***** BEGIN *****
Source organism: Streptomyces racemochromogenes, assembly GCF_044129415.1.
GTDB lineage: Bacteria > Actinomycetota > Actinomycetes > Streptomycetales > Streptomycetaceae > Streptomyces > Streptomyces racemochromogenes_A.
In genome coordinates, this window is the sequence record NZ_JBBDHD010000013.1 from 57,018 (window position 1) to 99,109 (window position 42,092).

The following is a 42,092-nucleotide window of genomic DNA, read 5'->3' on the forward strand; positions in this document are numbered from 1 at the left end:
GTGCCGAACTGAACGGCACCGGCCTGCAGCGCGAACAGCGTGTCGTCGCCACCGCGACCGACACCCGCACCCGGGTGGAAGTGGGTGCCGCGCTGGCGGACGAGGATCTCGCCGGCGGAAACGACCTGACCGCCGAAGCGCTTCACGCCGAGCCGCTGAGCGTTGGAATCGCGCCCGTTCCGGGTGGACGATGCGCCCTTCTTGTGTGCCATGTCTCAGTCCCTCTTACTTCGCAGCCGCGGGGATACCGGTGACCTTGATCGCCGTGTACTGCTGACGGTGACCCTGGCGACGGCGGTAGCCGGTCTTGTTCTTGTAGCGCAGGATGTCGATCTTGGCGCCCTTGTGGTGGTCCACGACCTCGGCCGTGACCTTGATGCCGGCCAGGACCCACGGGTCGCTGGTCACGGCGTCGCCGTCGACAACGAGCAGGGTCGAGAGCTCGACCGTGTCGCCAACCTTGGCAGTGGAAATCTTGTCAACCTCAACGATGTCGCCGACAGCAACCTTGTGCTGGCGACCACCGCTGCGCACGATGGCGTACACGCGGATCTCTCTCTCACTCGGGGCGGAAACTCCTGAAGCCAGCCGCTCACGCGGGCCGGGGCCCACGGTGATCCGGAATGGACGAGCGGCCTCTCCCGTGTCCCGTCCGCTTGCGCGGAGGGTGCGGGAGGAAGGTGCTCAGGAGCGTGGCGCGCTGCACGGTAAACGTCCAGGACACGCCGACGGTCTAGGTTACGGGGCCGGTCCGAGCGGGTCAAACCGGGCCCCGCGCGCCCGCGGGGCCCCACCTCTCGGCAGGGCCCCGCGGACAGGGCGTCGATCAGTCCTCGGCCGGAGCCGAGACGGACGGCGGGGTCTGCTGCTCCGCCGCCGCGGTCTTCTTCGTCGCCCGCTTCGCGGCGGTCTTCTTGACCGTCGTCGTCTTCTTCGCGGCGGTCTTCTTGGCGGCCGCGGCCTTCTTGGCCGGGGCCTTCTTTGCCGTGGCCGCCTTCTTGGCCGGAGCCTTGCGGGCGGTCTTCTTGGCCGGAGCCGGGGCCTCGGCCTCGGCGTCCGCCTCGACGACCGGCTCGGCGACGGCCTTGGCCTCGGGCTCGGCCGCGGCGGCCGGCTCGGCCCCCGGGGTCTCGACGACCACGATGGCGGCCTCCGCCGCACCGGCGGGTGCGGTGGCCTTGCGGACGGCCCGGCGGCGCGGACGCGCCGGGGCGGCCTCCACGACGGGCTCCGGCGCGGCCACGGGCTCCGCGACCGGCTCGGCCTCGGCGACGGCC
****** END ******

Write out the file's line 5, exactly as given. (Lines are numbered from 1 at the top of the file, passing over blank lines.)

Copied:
GTGCCGAACTGAACGGCACCGGCCTGCAGCGCGAACAGCGTGTCGTCGCCACCGCGACCGACACCCGCACCCGGGTGGAAGTGGGTGCCGCGCTGGCGGACGAGGATCTCGCCGGCGGAAACGACCTGACCGCCGAAGCGCTTCACGCCGAGCCGCTGAGCGTTGGAATCGCGCCCGTTCCGGGTGGACGATGCGCCCTTCTTGTGTGCCATGTCTCAGTCCCTCTTACTTCGCAGCCGCGGGGATACCGGTGACCTTGATCGCCGTGTACTGCTGACGGTGACCCTGGCGACGGCGGTAGCCGGTCTTGTTCTTGTAGCGCAGGATGTCGATCTTGGCGCCCTTGTGGTGGTCCACGACCTCGGCCGTGACCTTGATGCCGGCCAGGACCCACGGGTCGCTGGTCACGGCGTCGCCGTCGACAACGAGCAGGGTCGAGAGCTCGACCGTGTCGCCAACCTTGGCAGTGGAAATCTTGTCAACCTCAACGATGTCGCCGACAGCAACCTTGTGCTGGCGACCACCGCTGCGCACGATGGCGTACACGCGGATCTCTCTCTCACTCGGGGCGGAAACTCCTGAAGCCAGCCGCTCACGCGGGCCGGGGCCCACGGTGATCCGGAATGGACGAGCGGCCTCTCCCGTGTCCCGTCCGCTTGCGCGGAGGGTGCGGGAGGAAGGTGCTCAGGAGCGTGGCGCGCTGCACGGTAAACGTCCAGGACACGCCGACGGTCTAGGTTACGGGGCCGGTCCGAGCGGGTCAAACCGGGCCCCGCGCGCCCGCGGGGCCCCACCTCTCGGCAGGGCCCCGCGGACAGGGCGTCGATCAGTCCTCGGCCGGAGCCGAGACGGACGGCGGGGTCTGCTGCTCCGCCGCCGCGGTCTTCTTCGTCGCCCGCTTCGCGGCGGTCTTCTTGACCGTCGTCGTCTTCTTCGCGGCGGTCTTCTTGGCGGCCGCGGCCTTCTTGGCCGGGGCCTTCTTTGCCGTGGCCGCCTTCTTGGCCGGAGCCTTGCGGGCGGTCTTCTTGGCCGGAGCCGGGGCCTCGGCCTCGGCGTCCGCCTCGACGACCGGCTCGGCGACGGCCTTGGCCTCGGGCTCGGCCGCGGCGGCCGGCTCGGCCCCCGGGGTCTCGACGACCACGATGGCGGCCTCCGCCGCACCGGCGGGTGCGGTGGCCTTGCGGACGGCCCGGCGGCGCGGACGCGCCGGGGCGGCCTCCACGACGGGCTCCGGCGCGGCCACGGGCTCCGCGACCGGCTCGGCCTCGGCGACGGCC